Sunday, February 19, 2012

North East Chronicles 6: Camp Lakwa: Part B: Ahoms - the makers of Assam

( This second part is the final article from Camp Lakwa, Sibsagar - this piece attempts to draw interest of readers to the hidden legacy of the Ahoms.   The first part had touched upon the pre-Ahom era, ie the Kamrupa Kingdom).

The Ahom empire defines the pivotal period of Assamese history.   Till the middle of the 19th Century, until British annexed Assam as the north-east frontier, the story of this 600-year reign is about a chronicle of alliances, valor, deceit, friendship and travesty.
The kingdoms of Assam

The Ahoms called their kingdom Mong Dun Shun Kham, (Assamese: xunor-xophura; English: casket of gold) while others called it Assam. 

The kingdom was founded by a Tai ( a Burmese-Chinese sect, emerging from the present Myanmar and Yunnan Province of China) - the Sukhaphaa did not fight, but established himself in an uninhabited area, and became friends with the local tribes.   The capital Charaideo, which is in Sibsagar, is being pushed by the local youth as a heritage site under Unesco.

There was a constant push for expansion by the subsequent kings towards north, south and west along the Brahmaputra valley.  In the changing demography, some of the tribes such as Barahis, Marans and some Nagas got converted into Ahoms .   However, the expansion was so fast, that Ahoms became a minority in their own empire.  The result was a multi-ethnic, multi-cultural empire.

During the rule of the Suhungmung in the 1500's,  the Ahom king assumed a Hindu name - Swarganarayan.   He defended the kingdom against the first Mughal attacks.   He expanded at the cost of the Sutiya kingdom, a weak but continuing lineage around Southern Assam.  

Rang-ghar - one of the
Ahom buildings in Sibsagar

The Ahoms used to bury the dead and brought in wet rice cultivation methods into this region.  Post the influence of Hindu culture in the 1500's, they started cremating the dead.

The kingdom expanded under Susenghphaa aka Pratap Singha, who expanded the kingdom towards the west, and defended the Ahom empire against by-now consistent Mughal attacks.

Pratap Singha brought in the Durga Puja festival to Assam.   For a long reign of 38 years, he was able to manage both war and internal development.  This was due to strong minister line that he had built called Burhagohain, Borgohain and Borpatrogohain, and the viceroy line - Borbaruas.  

Battle of Saraighat - An illustration
 The second half of the 17th century saw repeated Mughal attacks   The Mughal attack culminated into a decisive battle called the famous Battle of Saraighat  which resulted in clear defeat of the Mughals.   The Ahoms, under Supangmung captured and held the Guwahati area on both the banks of the Brahmaputra river till their fall in the 18th century.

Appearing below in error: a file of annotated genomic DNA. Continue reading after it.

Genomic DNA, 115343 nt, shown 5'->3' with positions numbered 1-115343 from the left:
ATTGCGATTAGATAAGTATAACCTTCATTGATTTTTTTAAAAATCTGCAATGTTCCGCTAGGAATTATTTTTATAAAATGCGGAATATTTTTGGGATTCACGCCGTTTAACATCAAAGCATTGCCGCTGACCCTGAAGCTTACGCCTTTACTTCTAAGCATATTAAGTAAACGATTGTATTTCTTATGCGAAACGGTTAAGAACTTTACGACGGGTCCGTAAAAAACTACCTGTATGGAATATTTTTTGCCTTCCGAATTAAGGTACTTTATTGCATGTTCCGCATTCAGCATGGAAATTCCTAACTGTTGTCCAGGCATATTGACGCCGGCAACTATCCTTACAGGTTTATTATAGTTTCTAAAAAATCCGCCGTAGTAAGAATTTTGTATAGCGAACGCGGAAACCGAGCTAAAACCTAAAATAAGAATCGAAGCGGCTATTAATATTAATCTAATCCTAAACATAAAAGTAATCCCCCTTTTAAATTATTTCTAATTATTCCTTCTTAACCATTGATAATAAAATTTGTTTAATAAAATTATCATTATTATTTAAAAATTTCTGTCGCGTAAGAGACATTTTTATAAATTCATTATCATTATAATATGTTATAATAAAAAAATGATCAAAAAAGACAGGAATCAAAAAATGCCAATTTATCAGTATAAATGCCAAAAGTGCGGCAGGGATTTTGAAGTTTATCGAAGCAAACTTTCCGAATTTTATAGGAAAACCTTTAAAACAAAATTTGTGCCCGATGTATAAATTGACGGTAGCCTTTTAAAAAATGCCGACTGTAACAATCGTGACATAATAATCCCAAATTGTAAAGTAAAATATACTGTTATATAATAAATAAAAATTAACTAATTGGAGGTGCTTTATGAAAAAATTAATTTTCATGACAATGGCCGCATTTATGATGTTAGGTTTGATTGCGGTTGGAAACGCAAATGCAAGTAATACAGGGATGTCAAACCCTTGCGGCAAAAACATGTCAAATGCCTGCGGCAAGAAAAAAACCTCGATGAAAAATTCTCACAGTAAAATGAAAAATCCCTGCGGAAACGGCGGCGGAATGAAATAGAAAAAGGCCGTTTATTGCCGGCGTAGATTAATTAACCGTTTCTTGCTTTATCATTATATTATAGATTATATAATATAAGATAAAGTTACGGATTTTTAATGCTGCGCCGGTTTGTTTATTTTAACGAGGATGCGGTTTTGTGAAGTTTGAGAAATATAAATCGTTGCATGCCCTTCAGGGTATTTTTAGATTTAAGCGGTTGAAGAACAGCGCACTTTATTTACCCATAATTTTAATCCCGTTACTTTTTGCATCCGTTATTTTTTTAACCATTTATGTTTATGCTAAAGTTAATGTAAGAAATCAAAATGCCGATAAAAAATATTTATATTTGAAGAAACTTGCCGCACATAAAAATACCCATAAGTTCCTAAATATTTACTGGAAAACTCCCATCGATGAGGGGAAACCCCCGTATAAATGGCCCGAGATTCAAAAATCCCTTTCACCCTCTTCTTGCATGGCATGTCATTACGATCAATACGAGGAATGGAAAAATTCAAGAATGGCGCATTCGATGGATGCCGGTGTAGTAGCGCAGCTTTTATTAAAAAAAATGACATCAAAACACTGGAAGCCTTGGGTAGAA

Lalit Borphukhan's statue at the NDA
- In remembrance ofthe popular commander
The Battle of Saraighat ( 1671)  brings out two great historical characters of Assam.  One was Lachit Borphukan, who successfully commanded and repulsed the Mughal army under Ram Singh.  The victory of this battle is celebrated as Lachit Divas in Assam. 

The second was an astute leader called Atan Burhagohain, the prime minister of the Ahom kingdom, who spoke political treatise, wise in administration and diplomacy.  He turned down the offer of becoming a king twice.

Post Lachit's death, Atan was killed by Lachit's brother Laluk Sola.  He also gave away Guwahati to the Mughals for some paltry bribe.  He installed a young Sulikphaa Lora Roja  as the Ahom king and tried to hunt down Gadapani,  a descendant of the first Ahom king and the rightful heir to the throne. 

Laluk Sola,  in this process, incarcerated Joymati, wife of Ahom prince Gadapani. She is known as Sati Joymati because she endured torture and died at the hands of royalists under Sulikphaa, which enabled her husband Gadapani to rise in revolt and become the king himself.    The first Assamese movie Joymati by Jyoti Prasad Agarwala featured this story. The date Joymati died is celebrated as Joy Divas in Assam.

Gadapani, after killing all including Laluk Sola, became Supaatphaa alias Gadadhar Singha.   During his reign, Supaatphaa, removed Mughals from Guwahati for good, through the battle of Itakhuli

His son, Sukhrungphaa aka Rudra Singha was like Akbar for Ahom Kingdom.  Rudra Singha was the last of the great kings of the Ahom kingdom.  He brought in strong administration, governance and peace. He had Joysagar dug at the spot where his mother Joymati was tortured.

Ahom Kingdom's last years - in 1826
There were few more Tunkhungia kings, the last lineage of the Ahom dynasty.  The rule ended with the Burmese invasion.  In another decade, the first Anglo-Burmese war happened and Assam passed on to the British.   The surviving Ahom king earned a pension of 500 Rs from the British.

The Ahom culture is a mixture of Burmese, Chinese and Hindu culture (in the later half ).   They had unique service system for their subjects ( Paik system).   Thus Ahom's defined the DNA of Assam's history.

The history of Ahoms, a journey as good as any, is not really part of the 'Indian history' taught in our schools.    It is important that this forgotten and sidelined piece of history is included in the Indian mainstream history.  We agree, don't we?

- The One

Pics and Source from Internet

( PS - From here, we move to the next stop of Jorhat - Numaligarh.   Please join the journey there)


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